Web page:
Health check: what is vaginismus?

Battling misinformation and bringing you expert advice this is EYKTK about vaginismus

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photo: Team Woo
Hero image in post
photo: Team Woo

Battling misinformation and bringing you expert advice this is EYKTK about vaginismus

By Elizabeth McCafferty19 Jan 2023
9 mins read time
9 mins read time

A 2017 study in British Journal of Obstetrics and Gynaecology suggested that one in ten British women experience dyspareunia: the medical term for persistent or recurrent genital pain during, after or in the lead-up to sex.

Dyspareunia is often associated with vaginismus: a condition where penetration is very painful or impossible for someone with a vagina. This could be penetration with penises or sex toys, but also with tampons or medical instruments.

Like many gynaecological health conditions, it can be difficult to determine how many people vaginismus impacts - some individuals may not seek diagnosis due to the shame or embarassment of discussing symptoms with medical practitioners. The estimates vary from study to study but it is thought that between 5% and 17% of women in sexual dysfunction clinics have the condition.

Below, we speak to a gynaecologist to learn more about vaginismus and how it’s treated. We also hear from someone diagnosed with vaginismus, who unpacks the stigma and explains how they came to terms with it by learning to respect their body and remembering that "it thinks it’s helping me".

What is vaginismus?

The NHS website describes vaginismus as “the body's automatic reaction to the fear of some or all types of vaginal penetration.”

The concept of a "fear of penetration" here can be a misleading one: individuals might not consciously "fear" penetration and they might actually want to be penetrated, but find it impossible. For some, vaginismus may be experienced as an unconscious bodily response.

Vaginismus is considered to be a genito-pelvic pain/penetration disorder, as the condition occurs due to tightening of the pelvic floor. The pelvic floor is a collection of muscles and ligaments around the bladder, bowel and vagina. “In vaginismus, muscles may contract so tightly that the vagina is effectively closed and sexual intercourse can be impossible or painful,” explains Mr Narendra Pisal, consultant gynaecologist at London Gynaecology.

It's important to remember that there are different severities and types of vaginismus; it can sometimes be situational, it may develop due to a specific event after a life of pain-free penetration, or it may be a life-long condition. No person experiences vaginismus in the exact same way, which is why accounts of what it feels like can vary.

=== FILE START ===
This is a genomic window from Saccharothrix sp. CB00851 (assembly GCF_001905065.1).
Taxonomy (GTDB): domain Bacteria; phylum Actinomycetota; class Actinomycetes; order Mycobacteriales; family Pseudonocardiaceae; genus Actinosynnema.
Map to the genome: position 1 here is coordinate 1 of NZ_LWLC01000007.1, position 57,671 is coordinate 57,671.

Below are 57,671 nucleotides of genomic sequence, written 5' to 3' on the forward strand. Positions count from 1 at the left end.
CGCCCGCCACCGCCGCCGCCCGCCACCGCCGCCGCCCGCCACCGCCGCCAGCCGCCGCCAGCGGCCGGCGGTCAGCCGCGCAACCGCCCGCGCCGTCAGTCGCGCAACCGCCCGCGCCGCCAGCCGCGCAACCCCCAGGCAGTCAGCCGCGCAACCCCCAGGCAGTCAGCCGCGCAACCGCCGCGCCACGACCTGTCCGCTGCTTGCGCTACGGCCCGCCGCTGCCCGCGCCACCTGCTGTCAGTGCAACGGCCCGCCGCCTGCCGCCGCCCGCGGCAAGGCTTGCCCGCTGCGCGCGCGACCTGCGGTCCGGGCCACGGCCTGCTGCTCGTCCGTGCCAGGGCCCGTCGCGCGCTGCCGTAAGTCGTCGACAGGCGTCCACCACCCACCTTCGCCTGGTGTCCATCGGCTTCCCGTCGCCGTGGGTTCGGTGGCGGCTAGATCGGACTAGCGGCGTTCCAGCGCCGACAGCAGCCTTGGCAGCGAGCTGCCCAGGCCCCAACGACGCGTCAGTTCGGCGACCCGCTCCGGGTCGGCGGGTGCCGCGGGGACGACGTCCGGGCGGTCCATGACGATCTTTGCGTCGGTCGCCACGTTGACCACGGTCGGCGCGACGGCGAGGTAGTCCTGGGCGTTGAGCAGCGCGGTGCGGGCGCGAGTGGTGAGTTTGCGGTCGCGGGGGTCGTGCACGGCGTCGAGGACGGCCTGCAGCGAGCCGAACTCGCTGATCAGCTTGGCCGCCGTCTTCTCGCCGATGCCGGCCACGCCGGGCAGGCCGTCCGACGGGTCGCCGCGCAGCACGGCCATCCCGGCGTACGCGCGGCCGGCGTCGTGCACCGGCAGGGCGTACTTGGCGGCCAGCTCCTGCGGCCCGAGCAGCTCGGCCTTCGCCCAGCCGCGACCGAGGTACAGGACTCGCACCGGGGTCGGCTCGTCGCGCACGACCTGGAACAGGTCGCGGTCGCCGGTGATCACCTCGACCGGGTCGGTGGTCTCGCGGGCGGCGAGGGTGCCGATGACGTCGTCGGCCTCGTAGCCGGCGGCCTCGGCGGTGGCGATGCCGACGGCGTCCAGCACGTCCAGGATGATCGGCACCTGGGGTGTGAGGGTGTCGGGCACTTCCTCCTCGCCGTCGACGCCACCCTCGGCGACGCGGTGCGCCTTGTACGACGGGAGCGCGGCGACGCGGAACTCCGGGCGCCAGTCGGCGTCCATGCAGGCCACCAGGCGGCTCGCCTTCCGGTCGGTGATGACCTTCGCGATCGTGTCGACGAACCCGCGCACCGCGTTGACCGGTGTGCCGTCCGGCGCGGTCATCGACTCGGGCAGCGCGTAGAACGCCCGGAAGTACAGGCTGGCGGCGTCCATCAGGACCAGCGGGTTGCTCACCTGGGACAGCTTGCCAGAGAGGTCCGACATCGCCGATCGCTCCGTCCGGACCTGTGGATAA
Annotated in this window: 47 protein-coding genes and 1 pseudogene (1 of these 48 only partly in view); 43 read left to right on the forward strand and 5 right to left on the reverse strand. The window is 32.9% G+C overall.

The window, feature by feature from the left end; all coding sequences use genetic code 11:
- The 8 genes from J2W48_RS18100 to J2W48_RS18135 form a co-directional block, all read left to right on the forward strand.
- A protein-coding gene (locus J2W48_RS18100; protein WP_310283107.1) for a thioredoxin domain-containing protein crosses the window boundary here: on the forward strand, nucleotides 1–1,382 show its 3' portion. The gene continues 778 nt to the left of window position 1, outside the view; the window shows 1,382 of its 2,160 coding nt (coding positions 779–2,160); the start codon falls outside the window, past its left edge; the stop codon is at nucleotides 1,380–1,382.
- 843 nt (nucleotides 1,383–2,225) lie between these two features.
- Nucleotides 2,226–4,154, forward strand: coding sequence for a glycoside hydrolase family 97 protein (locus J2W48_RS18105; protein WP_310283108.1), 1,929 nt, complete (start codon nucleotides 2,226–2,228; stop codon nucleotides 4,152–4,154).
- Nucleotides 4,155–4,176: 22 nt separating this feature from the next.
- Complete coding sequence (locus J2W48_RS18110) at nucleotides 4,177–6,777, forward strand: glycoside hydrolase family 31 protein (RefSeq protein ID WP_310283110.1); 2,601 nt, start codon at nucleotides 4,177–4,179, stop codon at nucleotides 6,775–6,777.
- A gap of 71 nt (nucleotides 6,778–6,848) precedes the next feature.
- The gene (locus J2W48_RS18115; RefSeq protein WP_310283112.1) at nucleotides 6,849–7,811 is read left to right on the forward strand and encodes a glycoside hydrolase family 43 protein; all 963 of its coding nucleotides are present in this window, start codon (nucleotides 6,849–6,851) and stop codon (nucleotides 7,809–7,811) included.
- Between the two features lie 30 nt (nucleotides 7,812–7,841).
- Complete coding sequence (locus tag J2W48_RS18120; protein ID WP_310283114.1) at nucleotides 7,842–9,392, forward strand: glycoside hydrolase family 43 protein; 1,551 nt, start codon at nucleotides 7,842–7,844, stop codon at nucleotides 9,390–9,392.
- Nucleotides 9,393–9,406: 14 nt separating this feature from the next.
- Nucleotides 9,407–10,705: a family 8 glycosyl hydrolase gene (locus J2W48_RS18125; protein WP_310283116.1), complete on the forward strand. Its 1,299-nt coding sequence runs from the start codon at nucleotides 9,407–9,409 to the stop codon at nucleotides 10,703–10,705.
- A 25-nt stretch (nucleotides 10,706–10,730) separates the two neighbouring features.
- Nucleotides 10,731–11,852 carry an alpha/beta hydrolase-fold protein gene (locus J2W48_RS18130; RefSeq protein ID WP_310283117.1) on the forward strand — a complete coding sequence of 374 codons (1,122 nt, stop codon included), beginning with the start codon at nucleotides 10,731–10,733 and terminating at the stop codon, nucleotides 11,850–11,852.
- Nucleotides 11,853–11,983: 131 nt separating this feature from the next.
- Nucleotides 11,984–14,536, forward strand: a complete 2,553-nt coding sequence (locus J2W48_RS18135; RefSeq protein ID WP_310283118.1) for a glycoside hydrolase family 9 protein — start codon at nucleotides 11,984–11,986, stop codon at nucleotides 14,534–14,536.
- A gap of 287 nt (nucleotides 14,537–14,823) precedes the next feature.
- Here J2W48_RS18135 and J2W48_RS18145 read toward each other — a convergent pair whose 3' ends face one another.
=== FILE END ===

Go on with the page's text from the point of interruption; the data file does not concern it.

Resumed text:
There are multiple reasons why vaginismus can develop. Some scenarios may be as a result of anxiety around penetrative sex (perhaps due to a fear of pain or pregnancy) or growing up in a culture or religion where penetrative sex is taboo. It can also be triggered by an event or string of events, such as after childbirth or miscarriage and after experiencing sexual trauma.

Some clinicians may describe vaginismus as a "cycle of pain": the body anticipates pain so automatically tightens muscles, this tightness creates pain during penetration or prevents it from happening, this pain enforces the reflex response, and the body then braces more on an ongoing basis.

Vaginismus is often described as a psycho-sexual disorder because of the psychological elements mentioned above. However, that doesn't mean it's "all in the mind" - the symptoms experienced in the body are very real. Vaginismus may also be caused by so-called organic factors, such as local infections, endometriosis, pelvic trauma, medications which cause pelvic pain or overactive pelvic floor muscles, potentially as a result of activities like gymnastics.

The condition is generally classified as a form of sexual dysfunction. However, many individuals with vaginismus will generally still be able to enjoy clitoral stimulation or outercourse; i.e. kissing, non-penetrative touching, erotic massage, tribbing, nipple play. Not all sex involves penetration, and some individuals with vaginismus may be content with having a sex life where it doesn't feature.

"I need to respect my body and know that it thinks it’s helping me"

What's it like having vaginismus?

“Vaginismus can feel extremely traumatic. It’s like your own body is against you and then it’s a nasty cycle of mind over body. The penetrative angle of the condition is tricky to navigate as sometimes you can actually want to be penetrated but can’t be," explains Naomi* from Birmingham.

“I’ve struggled with the condition for two years. Conversations around it with partners can be really difficult, some people think you’re making it up or you’re just a bit ‘tight’ down there and not everyone understands. I’ve now been using dilators with numbing cream alongside therapy to work through it. A lot of people think the condition stems from trauma and abuse, which it absolutely can; but there can also be a huge stigma around having sex, especially in different cultures and religions. I was always taught that sex was a bad thing and something necessary for procreation rather than fun, it’s now trying to relearn a whole mindset and physical reaction.

I used to wish I could just be ‘normal’, joining in on conversations surrounding sex and even using a tampon. But now I know I just need to respect my body and know that it thinks it’s helping me, I need to thank it for that really. I am making progress on recovery every day. I think it’s incredibly important to remember that sex shouldn’t be painful. A lot of people seem to normalise sex sometimes being a bit uncomfortable, but it’s really important to speak out to your partner and medical professionals."